For only $10 anyone can attend a Mexican-inspired dinner at BMAC provided by the Elliot Street Cafe (no, it’s not just beans!). Over dinner, guests will review and discuss funding requests for local art-related projects. At the end of the night, guests will vote for the proposal that deserves to receive the proceeds from dinner.We recommend you arrive early – BEAN dinners are first come, first serve, and capacity is limited!

Thursday, May 5, 2011

Images of Osama take on new meaning at Aldrich

This is an article written about the James Esber exhibiton that I did a drawing for. There is a slide show as well located at the link below. Enjoy!

RIDGEFIELD -- In sepia and black, 157 images of Osama bin Laden are mounted in neat rows on the white walls of the Aldrich Contemporary Art Museum.

In some, the beard is all black, in others, mostly red -- in some, the red stains the black. On some, cross marks stain his cheek like scars. In others, the markings look like jet planes. One has is a faded circle over much of bin Laden's head. With only a bit of imagination, it looks like a target.
Adam Calderone, of Newtown, a student at Western Connecticut State University in Danbury, saw the exhibit by artist James Esber a couple of weeks ago. He said he was interested in the technique -- how each of the 157 images, traced by 157 different people -- altered the Esber's original drawing.

Calderone revisited it Tuesday, the first time the Aldrich had been open since Navy SEALs ended bin Laden's life on Sunday. The sudden shift of history altered Calderone's perceptions about what he was seeing.


"It's different," he said. "It has more meaning."


Which doesn't surprise Esber, who lives in Brooklyn, N.Y.


SEE MORE OF THE ARTICLE HERE


More Information
If you go What: "Your Name Here,'' an exhibit of works by James Esber, including his 157 images of Osama bin Laden Where: Aldrich Contemporary Art Museum, 258 Main St., Ridgefield When: Through June 5. Hours: Tuesday- Sunday, noon to 5 p.m. ADMISSION : Adults, $7, seniors/college students, $4 Free to museum members, K-12 teachers and children 18 and under; free on Tuesdays and to active military families

Tuesday, May 3, 2011

Cover Art for The Pioneer Valley News Magazine

I am just about finished with my new painting Spring Birches/ Spring Mana which is a 24x36" oil on cradle board. Although the finishing touches still need to be done I was invited last minute to submit a Spring time painting for the cover of the May/ June issue of the magazine The Pioneer Valley News and they loved it. It comes out Friday so keep your eyes open for a copy!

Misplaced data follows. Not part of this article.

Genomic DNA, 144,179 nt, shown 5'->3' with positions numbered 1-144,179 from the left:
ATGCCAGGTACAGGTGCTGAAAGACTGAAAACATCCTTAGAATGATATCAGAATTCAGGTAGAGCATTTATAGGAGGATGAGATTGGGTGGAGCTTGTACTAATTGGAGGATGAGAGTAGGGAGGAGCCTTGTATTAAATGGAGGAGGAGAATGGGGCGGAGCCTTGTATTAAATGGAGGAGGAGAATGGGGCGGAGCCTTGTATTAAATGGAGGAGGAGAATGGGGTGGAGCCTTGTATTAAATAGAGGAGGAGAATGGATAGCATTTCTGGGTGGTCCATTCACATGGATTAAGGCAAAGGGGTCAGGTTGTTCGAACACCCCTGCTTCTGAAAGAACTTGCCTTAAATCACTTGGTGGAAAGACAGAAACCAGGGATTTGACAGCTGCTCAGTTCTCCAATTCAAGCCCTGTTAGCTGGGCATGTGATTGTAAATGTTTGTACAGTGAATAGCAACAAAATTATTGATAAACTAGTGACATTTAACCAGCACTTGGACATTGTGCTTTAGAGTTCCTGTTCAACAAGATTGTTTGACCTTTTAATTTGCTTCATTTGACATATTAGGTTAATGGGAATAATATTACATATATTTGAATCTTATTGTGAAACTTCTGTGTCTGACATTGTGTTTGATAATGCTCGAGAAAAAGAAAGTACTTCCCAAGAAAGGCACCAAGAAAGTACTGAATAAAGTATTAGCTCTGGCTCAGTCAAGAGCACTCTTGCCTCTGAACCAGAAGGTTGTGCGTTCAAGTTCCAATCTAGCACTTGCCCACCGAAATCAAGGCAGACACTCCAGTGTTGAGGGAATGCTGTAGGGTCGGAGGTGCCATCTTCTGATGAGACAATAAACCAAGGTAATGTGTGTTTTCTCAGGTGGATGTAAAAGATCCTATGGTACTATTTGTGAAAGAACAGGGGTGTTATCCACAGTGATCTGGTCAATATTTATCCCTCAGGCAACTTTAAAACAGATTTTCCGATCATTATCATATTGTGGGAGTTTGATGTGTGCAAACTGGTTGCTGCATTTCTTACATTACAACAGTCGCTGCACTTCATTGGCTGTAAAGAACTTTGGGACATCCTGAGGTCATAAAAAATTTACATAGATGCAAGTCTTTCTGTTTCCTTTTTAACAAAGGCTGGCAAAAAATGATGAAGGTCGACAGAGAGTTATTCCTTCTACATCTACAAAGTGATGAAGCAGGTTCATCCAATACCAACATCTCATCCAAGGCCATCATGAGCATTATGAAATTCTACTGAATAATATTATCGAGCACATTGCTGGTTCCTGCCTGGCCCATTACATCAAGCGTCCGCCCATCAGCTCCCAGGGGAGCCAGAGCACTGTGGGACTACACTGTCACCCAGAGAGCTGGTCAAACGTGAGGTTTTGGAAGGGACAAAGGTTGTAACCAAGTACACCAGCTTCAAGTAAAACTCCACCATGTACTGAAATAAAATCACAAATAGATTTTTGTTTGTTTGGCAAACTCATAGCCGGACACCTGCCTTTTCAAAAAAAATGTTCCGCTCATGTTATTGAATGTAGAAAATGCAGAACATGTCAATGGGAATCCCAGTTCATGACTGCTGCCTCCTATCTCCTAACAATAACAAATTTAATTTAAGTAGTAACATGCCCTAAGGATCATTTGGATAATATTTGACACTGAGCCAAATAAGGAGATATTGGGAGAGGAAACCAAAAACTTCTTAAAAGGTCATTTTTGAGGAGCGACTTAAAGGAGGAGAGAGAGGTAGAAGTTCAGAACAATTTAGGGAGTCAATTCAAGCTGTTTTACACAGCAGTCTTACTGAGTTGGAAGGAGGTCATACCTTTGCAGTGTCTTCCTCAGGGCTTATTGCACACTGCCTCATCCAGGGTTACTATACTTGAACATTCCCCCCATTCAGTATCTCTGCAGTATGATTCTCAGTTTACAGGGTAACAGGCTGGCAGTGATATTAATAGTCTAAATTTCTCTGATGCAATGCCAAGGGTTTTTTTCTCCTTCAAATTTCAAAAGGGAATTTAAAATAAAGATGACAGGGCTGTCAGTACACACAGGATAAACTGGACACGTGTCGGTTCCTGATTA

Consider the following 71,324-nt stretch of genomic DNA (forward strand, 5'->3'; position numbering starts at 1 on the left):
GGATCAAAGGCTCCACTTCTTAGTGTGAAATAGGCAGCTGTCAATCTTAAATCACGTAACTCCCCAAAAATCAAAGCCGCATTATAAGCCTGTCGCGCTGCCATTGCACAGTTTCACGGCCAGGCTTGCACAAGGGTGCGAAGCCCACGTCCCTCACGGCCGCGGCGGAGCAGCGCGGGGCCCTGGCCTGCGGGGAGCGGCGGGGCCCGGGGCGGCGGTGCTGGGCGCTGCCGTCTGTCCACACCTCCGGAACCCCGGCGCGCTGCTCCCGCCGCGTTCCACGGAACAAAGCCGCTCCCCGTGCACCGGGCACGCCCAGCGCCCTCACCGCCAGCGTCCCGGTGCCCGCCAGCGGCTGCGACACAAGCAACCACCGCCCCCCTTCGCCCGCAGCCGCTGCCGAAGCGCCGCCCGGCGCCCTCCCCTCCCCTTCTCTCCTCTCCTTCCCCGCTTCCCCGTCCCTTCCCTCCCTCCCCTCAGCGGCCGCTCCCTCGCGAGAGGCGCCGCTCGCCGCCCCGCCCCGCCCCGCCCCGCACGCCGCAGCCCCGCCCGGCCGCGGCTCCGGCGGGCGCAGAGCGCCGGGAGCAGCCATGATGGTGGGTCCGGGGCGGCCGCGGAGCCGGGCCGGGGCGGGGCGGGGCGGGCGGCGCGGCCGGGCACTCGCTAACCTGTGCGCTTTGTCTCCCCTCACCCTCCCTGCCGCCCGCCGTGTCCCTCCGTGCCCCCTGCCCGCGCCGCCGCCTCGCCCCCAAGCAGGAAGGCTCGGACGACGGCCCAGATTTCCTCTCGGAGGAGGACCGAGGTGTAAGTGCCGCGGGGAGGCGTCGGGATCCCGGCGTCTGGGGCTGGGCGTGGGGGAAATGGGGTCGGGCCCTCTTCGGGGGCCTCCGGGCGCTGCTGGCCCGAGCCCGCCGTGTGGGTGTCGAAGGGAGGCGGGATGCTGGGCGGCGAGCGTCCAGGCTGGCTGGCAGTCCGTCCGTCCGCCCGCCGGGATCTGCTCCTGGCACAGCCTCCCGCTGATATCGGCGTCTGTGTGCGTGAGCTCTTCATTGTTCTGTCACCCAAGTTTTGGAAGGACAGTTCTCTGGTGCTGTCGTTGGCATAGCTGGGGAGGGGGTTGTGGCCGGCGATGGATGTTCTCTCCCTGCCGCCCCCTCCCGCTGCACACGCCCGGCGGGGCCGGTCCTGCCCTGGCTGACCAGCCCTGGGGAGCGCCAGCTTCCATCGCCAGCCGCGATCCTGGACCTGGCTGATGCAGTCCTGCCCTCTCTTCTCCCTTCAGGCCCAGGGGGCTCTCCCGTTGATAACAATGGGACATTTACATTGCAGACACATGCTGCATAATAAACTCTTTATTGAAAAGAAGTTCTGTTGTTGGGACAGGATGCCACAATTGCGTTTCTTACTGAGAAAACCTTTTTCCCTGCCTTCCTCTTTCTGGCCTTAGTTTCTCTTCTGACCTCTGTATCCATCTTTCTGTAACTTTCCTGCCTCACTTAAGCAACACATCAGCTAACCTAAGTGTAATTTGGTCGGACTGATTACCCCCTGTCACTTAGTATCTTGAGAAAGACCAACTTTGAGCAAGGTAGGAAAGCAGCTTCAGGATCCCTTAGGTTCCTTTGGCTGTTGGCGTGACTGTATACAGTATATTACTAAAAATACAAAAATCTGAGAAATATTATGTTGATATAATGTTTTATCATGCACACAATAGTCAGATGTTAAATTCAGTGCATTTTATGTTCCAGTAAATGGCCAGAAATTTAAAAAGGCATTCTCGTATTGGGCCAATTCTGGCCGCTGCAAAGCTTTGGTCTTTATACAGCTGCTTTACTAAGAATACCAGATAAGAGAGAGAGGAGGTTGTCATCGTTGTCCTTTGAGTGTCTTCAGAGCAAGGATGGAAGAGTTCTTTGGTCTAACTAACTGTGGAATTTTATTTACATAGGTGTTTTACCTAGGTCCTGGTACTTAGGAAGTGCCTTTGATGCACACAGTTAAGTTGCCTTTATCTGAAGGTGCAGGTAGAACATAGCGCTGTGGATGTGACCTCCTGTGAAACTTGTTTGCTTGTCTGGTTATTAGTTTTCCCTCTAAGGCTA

Here is some information about the magazine;
The Pioneer Valley News is a free bi-monthly newsmagazine featuring stories by talented
local writers and artists,with a distribution of 5,000 to Franklin, Hampshire, and Hampden Counties, MA and beyond.




Founded in 2010, its purpose is to challenge the established press by engaging area citizens who live and work in the area to discover their experience and open up dialogue to develop positive changes in their communities when it is needed. We believe news shoud be used as and instrument for the people, not line the pockets of media moguls and their lackeys. This was not what the press was ever intended to be, but unfortunately, this is our reality today. If you feel this way, please join us!





This is the cover proof.

Osama Bin Laden




It seems like my participation in the James Esber "This is not a Portrait" exhibit is timely with recent the death of Osama Bin Laden.


I drove out to the Aldrich Museum this past Sunday with fellow artist Anne Seuthe. We were both pleased to see our drawings incorporated into the exhibition. Here is a close up of my drawing, and another with some of the pieces that were hung near it.



All the pieces including my own will be incorporated into a video which I hope we will be able to see on-line at some point. The Exhibition will be at the Aldrich for a few more months and will then go to another venue.



Monday, May 2, 2011

Dakin Animal Shelter: My new Studio Cat


I am in Love with my new studio mate!

This past winter I lost my 9 year old cat Jasper to a bobcat attack. It was all pretty traumatizing at the time. A few weeks later when my son Ben was really missing having a pet, I brought him to the Dakin Animal Shelter in Leverett MA to play with the cats in the Play room they have there.

Of course we went back the next day to get one!!! I was glad we took the night though to really think about which cat would be best for us.....I would like to introduce you to my new Studio Cat Lovie :-) She is a Lover! and is living up to her new name. She is even prettier in person and resembles a Raccoon....or Coon Cat and has a huge plume of a tail.

Thanks Dakin!
Alicia Hunsicker's art is undeniably beautiful. She is an expert at extracting the highly-detailed textures and fibers of the human body, bringing them from darkness, into the light, with a technical precision that rivals any modern-day master.
David Aquino, Brattleboro Reformer